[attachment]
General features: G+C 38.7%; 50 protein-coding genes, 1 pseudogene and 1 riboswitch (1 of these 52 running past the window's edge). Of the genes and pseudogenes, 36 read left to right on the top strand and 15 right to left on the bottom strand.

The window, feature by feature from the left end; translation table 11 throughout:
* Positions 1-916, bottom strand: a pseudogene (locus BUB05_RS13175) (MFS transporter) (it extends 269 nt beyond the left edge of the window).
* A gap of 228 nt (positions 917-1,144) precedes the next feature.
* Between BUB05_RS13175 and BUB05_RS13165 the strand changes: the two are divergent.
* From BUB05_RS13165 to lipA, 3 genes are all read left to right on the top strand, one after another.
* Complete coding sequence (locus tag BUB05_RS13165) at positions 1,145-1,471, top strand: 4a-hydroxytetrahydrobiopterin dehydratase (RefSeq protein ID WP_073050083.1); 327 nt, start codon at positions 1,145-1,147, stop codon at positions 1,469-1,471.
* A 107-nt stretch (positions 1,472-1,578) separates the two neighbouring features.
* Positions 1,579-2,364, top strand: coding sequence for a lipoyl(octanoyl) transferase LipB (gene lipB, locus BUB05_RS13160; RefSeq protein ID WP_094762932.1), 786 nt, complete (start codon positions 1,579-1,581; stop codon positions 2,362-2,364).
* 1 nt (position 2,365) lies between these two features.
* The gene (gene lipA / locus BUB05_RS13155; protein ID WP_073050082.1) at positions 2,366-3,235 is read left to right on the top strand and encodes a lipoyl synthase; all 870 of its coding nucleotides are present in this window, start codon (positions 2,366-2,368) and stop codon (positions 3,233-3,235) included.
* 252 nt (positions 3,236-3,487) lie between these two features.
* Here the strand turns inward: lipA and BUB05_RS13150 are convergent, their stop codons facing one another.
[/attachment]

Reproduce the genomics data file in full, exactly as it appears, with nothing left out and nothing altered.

General features: G+C 38.7%; 50 protein-coding genes, 1 pseudogene and 1 riboswitch (1 of these 52 running past the window's edge). Of the genes and pseudogenes, 36 read left to right on the top strand and 15 right to left on the bottom strand.

The window, feature by feature from the left end; translation table 11 throughout:
* Positions 1-916, bottom strand: a pseudogene (locus BUB05_RS13175) (MFS transporter) (it extends 269 nt beyond the left edge of the window).
* A gap of 228 nt (positions 917-1,144) precedes the next feature.
* Between BUB05_RS13175 and BUB05_RS13165 the strand changes: the two are divergent.
* From BUB05_RS13165 to lipA, 3 genes are all read left to right on the top strand, one after another.
* Complete coding sequence (locus tag BUB05_RS13165) at positions 1,145-1,471, top strand: 4a-hydroxytetrahydrobiopterin dehydratase (RefSeq protein ID WP_073050083.1); 327 nt, start codon at positions 1,145-1,147, stop codon at positions 1,469-1,471.
* A 107-nt stretch (positions 1,472-1,578) separates the two neighbouring features.
* Positions 1,579-2,364, top strand: coding sequence for a lipoyl(octanoyl) transferase LipB (gene lipB, locus BUB05_RS13160; RefSeq protein ID WP_094762932.1), 786 nt, complete (start codon positions 1,579-1,581; stop codon positions 2,362-2,364).
* 1 nt (position 2,365) lies between these two features.
* The gene (gene lipA / locus BUB05_RS13155; protein ID WP_073050082.1) at positions 2,366-3,235 is read left to right on the top strand and encodes a lipoyl synthase; all 870 of its coding nucleotides are present in this window, start codon (positions 2,366-2,368) and stop codon (positions 3,233-3,235) included.
* 252 nt (positions 3,236-3,487) lie between these two features.
* Here the strand turns inward: lipA and BUB05_RS13150 are convergent, their stop codons facing one another.